Steve Davis was assigned to the case. “What he did was to call the Franchise Tax Board and say, ‘It looks to me like the feds are dropping the ball. Why don’t you guys consider doing a prosecution?’ ” Even though the feds did prosecute Smith in 1974 for bank fraud. Miller was not satisfied. Smith received only a $30,000 fine and probation after entering pleas of no contest to four federal charges. “Let’s face it,” says Davis, “Smith was a super-huge crook, so it was not real difficult to find crimes to prosecute him for.”

Though indicted by the county grand jury in December 1975 and again in March 1976, Smith did not go to trial until September 1978. “We spent the next couple of years like we were in prison in pretrial hearings,” says Davis. Smith’s trial — one of the longest ever in San Diego history — lasted from September 1978 until May of 1979. He was convicted of state income-tax evasion and grand theft and sentenced to three consecutive one-year terms on the county honor farm. After more than four years of appellate battles. Smith finally had to go to jail. His sentence, however, was reduced to just a one-year term, and he served nine months.

Charges of a politically motivated prosecution were raised by the defense in the C. Amholt Smith case, and they were later repeated by another San Diego political figure. Miller’s pursuit of former Mayor Roger Hedgecock, who was brought down in the collapse of another fraudulent financial empire, led to repeated claims by Hedgecock and his allies that Miller — who supported Democrat Maureen O’Connor in the special 1983 election — was politically motivated. Hedgecock was indicted by the county grand jury on charges of conspiracy to conceal campaign contributions and perjury and later convicted after a second trial was made necessary by a jury deadlocked 11-1 in favor of conviction.

Miller’s critics, however, have not all been the Smiths and Hedgecocks of the world. One of his earliest supporters, developer Harvey Furgatch, expresses disappointment in Miller’s leadership. Furgatch says he made “substantial contributions” to the Miller campaign, “thousands and thousands of dollars.”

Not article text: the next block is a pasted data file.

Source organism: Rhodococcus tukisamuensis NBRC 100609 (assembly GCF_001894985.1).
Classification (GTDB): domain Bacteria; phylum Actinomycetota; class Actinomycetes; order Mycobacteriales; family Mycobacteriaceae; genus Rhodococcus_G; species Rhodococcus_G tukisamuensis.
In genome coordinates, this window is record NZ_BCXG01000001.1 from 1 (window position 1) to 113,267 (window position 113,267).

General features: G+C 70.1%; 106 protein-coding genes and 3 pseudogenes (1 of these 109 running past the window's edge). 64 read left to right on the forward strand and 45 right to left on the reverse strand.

An anecdote that Furgatch himself tells offers some insight into the character of Ed Miller. According to Furgatch, some years ago, he read in the paper a news account of an antitrust action that Miller had instituted against the developers of tract homes. “One day I read in the paper about a group of builders and developers that Ed Miller has sued on the grounds of antitrust,” says Furgatch. The basis for the action, according to Furgatch, was the common practice by developers offering tract homes to limit the number of decor options like carpet color and paint tint. When homebuyers bought one of the houses, they bought one of a limited number of interior schemes. If a customer wanted a particular color or style not in the plan, developers would refer the buyer to one of the contractors on the project and hope they could work something out. Because of the large scale of the projects, says Furgatch, homes would not have been completed on schedule if buyers started bringing in outside contractors to make the custom changes. “So I called Ed Miller, and I said, ‘Ed, what is this thing about the carpet?’ and he says, ‘Well,’ —this is the way he talks, by the way — ‘Well, there’s an antitrust thing and, you know, well.’ I said, ‘Ed, look. These guys are doing the buyer a favor by giving them the choice of color. They could say to the buyer, ‘This is what you get — blue.’ Now you’re coming along and trying to force them into just giving them one choice, period.’ Then I said, ‘The reason I’m calling you is because I’m doing pretty much the same thing. You really ought to sue me, too.’ He did!’’